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Front Genet. 2018 Dec 18;9:675. doi: 10.3389/fgene.2018.00675. eCollection 2018.

Ras-Induced miR-146a and 193a Target Jmjd6 to Regulate Melanoma Progression.

Author information

1
Cibio, University of Trento, Trento, Italy.
2
Institute of Biology, Leiden University, Leiden, Netherlands.
3
Physiological Chemistry, Biocenter, University of Würzburg, Würzburg, Germany.
4
Institute of Toxicology and Genetics, Karlsruhe Institute of Technology, Karlsruhe, Germany.
5
Faculty of Medicine, University of Valparaiso, Valparaíso, Chile.
6
Comprehensive Cancer Center, University Clinic Würzburg, Würzburg, Germany.
7
Hagler Institute for Advanced Study and Department of Biology, Texas A&M University, College Station, TX, United States.

Abstract

Ras genes are among the most commonly mutated genes in human cancer; yet our understanding of their oncogenic activity at the molecular mechanistic level is incomplete. To identify downstream events that mediate ras-induced cellular transformation in vivo, we analyzed global microRNA expression in three different models of Ras-induction and tumor formation in zebrafish. Six microRNAs were found increased in Ras-induced melanoma, glioma and in an inducible model of ubiquitous Ras expression. The upregulation of the microRNAs depended on the activation of the ERK and AKT pathways and to a lesser extent, on mTOR signaling. Two Ras-induced microRNAs (miR-146a and 193a) target Jmjd6, inducing downregulation of its mRNA and protein levels at the onset of Ras expression during melanoma development. However, at later stages of melanoma progression, jmjd6 levels were found elevated. The dynamic of Jmjd6 levels during progression of melanoma in the zebrafish model suggests that upregulation of the microRNAs targeting Jmjd6 may be part of an anti-cancer response. Indeed, triple transgenic fish engineered to express a microRNA-resistant Jmjd6 from the onset of melanoma have increased tumor burden, higher infiltration of leukocytes and shorter melanoma-free survival. Increased JMJD6 expression is found in several human cancers, including melanoma, suggesting that the up-regulation of Jmjd6 is a critical event in tumor progression. The following link has been created to allow review of record GSE37015: http://www.ncbi.nlm.nih.gov/geo/query/acc.cgi?token=jjcrbiuicyyqgpc&acc=GSE37015.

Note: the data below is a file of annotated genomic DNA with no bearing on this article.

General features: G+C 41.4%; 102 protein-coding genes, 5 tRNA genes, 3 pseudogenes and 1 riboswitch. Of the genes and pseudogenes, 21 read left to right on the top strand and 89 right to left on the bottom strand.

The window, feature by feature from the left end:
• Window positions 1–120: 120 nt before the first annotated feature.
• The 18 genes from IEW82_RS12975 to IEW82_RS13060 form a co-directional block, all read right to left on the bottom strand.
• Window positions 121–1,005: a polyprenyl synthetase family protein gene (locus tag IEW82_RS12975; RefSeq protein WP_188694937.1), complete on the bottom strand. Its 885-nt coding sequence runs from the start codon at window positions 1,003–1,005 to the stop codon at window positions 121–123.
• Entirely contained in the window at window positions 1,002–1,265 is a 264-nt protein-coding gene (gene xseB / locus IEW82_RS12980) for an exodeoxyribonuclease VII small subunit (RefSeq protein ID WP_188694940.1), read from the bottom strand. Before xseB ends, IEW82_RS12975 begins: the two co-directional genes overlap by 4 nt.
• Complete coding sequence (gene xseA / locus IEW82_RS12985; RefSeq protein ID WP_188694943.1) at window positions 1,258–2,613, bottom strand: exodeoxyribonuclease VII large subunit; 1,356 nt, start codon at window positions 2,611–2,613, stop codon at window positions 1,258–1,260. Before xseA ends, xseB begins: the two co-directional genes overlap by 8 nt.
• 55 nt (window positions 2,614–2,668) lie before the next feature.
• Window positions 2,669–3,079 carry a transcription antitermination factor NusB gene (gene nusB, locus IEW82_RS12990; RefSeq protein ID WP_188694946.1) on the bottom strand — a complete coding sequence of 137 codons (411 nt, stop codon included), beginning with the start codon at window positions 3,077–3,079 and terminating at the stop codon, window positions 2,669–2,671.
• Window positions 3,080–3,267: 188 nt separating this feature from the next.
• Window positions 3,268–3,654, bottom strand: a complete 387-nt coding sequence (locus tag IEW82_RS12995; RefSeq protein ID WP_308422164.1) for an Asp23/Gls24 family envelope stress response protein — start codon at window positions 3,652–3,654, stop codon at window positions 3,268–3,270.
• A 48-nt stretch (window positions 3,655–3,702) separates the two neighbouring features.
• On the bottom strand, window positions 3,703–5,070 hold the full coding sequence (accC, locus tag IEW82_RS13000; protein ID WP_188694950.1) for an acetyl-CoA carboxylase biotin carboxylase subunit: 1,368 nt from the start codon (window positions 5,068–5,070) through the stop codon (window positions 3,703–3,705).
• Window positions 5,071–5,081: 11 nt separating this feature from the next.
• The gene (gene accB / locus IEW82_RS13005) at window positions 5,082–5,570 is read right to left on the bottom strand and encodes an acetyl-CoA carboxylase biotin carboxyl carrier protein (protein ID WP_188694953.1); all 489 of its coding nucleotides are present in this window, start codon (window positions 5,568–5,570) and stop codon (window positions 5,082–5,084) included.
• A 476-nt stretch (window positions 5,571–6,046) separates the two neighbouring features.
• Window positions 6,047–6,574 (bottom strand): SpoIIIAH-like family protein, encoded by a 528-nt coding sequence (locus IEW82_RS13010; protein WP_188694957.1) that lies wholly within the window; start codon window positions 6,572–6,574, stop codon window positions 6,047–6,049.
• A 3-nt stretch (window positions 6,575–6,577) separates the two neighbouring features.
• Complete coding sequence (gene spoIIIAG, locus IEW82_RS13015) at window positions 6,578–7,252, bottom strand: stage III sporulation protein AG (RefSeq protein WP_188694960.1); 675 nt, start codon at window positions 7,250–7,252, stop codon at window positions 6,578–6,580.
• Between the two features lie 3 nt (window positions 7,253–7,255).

KEYWORDS:

Jmjd6; cancer models; melanoma; miR-146a; miR-193a; microRNA; ras; zebrafish

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